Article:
Since the beginning of photography, there have been portraits. In fact, the ability to capture a person in perfect likeness was one of the most exciting attractions of the new technology. And this excitement only grew.

We use photographs of people to remember them, adore them, idolise them, and even to question them- and these are the people that did it the best.

The following list comprises photographers that revolutionised how we picture and therefore see people, providing a new perspective on a familiar form.

Annie Leibovitz is an American photographer known for her celebrity portraits and editorial work for magazines like Vanity Fair and Rolling Stone. Her iconic images of famous figures have not only become part of popular culture they have shaped popular culture, creating a visual lexicon of how we imagine the rich and famous. Also, one of the rare few to convince Henri Cartier-Bresson to stand in front of the lens for once.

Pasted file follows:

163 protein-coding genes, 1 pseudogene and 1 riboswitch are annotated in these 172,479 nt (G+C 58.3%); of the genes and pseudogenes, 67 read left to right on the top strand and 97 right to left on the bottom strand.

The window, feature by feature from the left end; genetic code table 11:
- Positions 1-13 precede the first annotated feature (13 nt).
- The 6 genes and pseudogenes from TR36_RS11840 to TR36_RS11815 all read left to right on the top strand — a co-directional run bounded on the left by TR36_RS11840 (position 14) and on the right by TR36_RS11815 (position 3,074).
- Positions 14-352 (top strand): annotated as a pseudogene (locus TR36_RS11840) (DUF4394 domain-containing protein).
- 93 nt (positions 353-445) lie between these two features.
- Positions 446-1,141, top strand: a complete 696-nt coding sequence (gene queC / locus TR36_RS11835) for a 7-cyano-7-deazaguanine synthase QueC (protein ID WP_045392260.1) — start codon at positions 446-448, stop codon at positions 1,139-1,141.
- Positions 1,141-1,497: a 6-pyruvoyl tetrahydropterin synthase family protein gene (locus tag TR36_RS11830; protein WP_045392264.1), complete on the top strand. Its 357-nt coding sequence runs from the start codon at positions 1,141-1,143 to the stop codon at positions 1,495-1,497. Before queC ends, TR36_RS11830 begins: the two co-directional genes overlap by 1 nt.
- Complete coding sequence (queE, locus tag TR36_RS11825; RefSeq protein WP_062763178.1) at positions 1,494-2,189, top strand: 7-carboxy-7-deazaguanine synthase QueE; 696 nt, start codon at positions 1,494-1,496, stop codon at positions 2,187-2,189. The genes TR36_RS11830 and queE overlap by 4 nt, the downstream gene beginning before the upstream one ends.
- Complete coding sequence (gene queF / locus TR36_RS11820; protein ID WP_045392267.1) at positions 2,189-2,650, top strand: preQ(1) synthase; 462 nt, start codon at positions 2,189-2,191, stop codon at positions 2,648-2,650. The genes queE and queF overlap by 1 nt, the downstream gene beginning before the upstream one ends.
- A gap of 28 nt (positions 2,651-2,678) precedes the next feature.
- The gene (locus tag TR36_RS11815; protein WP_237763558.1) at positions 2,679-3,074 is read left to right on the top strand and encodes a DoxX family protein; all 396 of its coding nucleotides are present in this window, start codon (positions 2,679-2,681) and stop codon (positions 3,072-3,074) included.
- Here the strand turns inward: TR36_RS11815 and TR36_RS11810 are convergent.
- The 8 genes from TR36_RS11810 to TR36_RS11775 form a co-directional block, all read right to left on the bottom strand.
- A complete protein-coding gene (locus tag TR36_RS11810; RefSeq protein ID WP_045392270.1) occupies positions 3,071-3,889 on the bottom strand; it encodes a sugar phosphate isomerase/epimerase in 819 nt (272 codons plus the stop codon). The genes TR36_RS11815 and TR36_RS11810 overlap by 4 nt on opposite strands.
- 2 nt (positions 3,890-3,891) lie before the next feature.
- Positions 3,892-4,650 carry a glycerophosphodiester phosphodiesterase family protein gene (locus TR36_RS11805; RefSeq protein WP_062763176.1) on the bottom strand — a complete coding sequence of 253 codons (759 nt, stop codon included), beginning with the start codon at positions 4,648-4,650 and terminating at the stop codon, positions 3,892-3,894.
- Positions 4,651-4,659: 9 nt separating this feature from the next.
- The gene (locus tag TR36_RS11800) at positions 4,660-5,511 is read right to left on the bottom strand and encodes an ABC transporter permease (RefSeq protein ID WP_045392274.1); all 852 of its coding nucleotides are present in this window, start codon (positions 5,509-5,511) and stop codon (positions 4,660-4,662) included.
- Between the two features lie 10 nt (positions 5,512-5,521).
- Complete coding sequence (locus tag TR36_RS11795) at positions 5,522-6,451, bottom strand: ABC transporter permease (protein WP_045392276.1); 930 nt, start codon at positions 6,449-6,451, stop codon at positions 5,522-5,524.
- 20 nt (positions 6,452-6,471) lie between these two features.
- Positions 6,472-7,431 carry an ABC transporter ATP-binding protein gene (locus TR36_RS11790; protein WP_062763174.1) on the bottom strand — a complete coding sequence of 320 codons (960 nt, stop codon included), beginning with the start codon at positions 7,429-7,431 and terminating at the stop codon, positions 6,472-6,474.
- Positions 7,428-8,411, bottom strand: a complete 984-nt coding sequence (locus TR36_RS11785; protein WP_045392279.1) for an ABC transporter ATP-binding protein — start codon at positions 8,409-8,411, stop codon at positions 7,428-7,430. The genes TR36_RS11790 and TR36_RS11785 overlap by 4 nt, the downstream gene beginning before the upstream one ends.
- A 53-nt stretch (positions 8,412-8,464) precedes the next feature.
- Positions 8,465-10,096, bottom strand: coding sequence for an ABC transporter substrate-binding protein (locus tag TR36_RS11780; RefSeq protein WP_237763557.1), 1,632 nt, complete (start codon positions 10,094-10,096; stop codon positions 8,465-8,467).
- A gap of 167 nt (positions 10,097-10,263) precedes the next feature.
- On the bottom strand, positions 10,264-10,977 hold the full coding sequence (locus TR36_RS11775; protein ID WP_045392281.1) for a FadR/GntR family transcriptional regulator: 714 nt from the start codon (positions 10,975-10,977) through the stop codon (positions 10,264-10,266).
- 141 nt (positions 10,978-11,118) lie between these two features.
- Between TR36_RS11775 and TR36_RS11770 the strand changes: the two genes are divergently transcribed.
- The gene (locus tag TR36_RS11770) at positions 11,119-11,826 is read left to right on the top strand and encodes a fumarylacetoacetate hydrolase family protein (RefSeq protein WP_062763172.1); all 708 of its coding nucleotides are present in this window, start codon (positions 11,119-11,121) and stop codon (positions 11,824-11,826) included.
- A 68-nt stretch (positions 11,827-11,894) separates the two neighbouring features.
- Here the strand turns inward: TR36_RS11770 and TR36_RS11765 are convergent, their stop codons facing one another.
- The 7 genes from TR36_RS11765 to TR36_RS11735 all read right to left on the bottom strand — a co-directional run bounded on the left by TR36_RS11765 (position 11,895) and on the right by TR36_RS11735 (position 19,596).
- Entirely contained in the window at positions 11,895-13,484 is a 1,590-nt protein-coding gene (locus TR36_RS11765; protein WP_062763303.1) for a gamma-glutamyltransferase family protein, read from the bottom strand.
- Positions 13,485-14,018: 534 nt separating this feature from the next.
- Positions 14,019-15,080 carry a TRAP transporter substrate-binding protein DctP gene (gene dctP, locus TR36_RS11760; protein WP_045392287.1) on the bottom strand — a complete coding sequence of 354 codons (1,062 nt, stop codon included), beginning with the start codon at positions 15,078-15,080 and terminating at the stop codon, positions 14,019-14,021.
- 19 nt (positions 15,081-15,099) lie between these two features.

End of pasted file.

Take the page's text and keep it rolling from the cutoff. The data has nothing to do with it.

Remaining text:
Annie Leibovitz

Richard Avedon (1923-2004) was an American photographer known for his portraits of celebrities and fashion models. His minimalist, high-contrast style has had a profound and last impact on fashion photography. He photographed pop icons and models, musicians and writers, soldiers and political activists, as well as members of his family. Fascinated by photography’s power to suggest personality, Avedon’s images register poses, hairstyles, and clothing as vital elements of an image by bending the rules of photographic composition, both in the street and in the studio, to a particular stylistic and narrative purpose.

Richard Avedon

Filmmaker and photographer Tracey Moffatt is one of Australia’s most nationally and internationally successful artists, having held around 100 solo exhibitions of her work in Europe, the United States and Australia. Tracey Moffatt is known as a powerful visual storyteller, and many of her works have achieved iconic status around the world. She approaches all her work with a film director’s eye for setting and narrative, and her photographs play with a dynamic array of printing processes. Her oeuvre is dedicated to Aboriginal culture and addressing social issues facing indigenous communities.